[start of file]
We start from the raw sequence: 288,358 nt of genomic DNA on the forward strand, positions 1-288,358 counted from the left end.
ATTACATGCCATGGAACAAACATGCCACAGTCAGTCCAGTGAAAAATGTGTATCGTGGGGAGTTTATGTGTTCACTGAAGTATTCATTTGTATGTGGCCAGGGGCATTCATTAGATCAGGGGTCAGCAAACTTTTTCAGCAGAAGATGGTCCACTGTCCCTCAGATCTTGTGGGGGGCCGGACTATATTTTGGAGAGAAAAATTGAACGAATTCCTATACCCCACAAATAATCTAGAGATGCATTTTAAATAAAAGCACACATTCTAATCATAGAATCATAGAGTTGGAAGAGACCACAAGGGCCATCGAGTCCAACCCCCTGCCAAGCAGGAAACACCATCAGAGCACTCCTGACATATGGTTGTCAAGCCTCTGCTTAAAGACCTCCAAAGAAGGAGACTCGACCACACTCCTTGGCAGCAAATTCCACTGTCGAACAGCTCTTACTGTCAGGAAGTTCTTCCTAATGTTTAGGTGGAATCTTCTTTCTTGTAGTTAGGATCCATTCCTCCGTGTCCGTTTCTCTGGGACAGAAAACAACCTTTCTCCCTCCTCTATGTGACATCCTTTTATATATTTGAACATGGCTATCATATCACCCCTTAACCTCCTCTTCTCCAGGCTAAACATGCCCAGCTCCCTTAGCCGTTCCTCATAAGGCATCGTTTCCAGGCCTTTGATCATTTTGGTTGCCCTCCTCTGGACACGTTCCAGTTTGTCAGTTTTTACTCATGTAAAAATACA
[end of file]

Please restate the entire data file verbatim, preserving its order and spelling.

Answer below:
We start from the raw sequence: 288,358 nt of genomic DNA on the forward strand, positions 1-288,358 counted from the left end.
ATTACATGCCATGGAACAAACATGCCACAGTCAGTCCAGTGAAAAATGTGTATCGTGGGGAGTTTATGTGTTCACTGAAGTATTCATTTGTATGTGGCCAGGGGCATTCATTAGATCAGGGGTCAGCAAACTTTTTCAGCAGAAGATGGTCCACTGTCCCTCAGATCTTGTGGGGGGCCGGACTATATTTTGGAGAGAAAAATTGAACGAATTCCTATACCCCACAAATAATCTAGAGATGCATTTTAAATAAAAGCACACATTCTAATCATAGAATCATAGAGTTGGAAGAGACCACAAGGGCCATCGAGTCCAACCCCCTGCCAAGCAGGAAACACCATCAGAGCACTCCTGACATATGGTTGTCAAGCCTCTGCTTAAAGACCTCCAAAGAAGGAGACTCGACCACACTCCTTGGCAGCAAATTCCACTGTCGAACAGCTCTTACTGTCAGGAAGTTCTTCCTAATGTTTAGGTGGAATCTTCTTTCTTGTAGTTAGGATCCATTCCTCCGTGTCCGTTTCTCTGGGACAGAAAACAACCTTTCTCCCTCCTCTATGTGACATCCTTTTATATATTTGAACATGGCTATCATATCACCCCTTAACCTCCTCTTCTCCAGGCTAAACATGCCCAGCTCCCTTAGCCGTTCCTCATAAGGCATCGTTTCCAGGCCTTTGATCATTTTGGTTGCCCTCCTCTGGACACGTTCCAGTTTGTCAGTTTTTACTCATGTAAAAATACA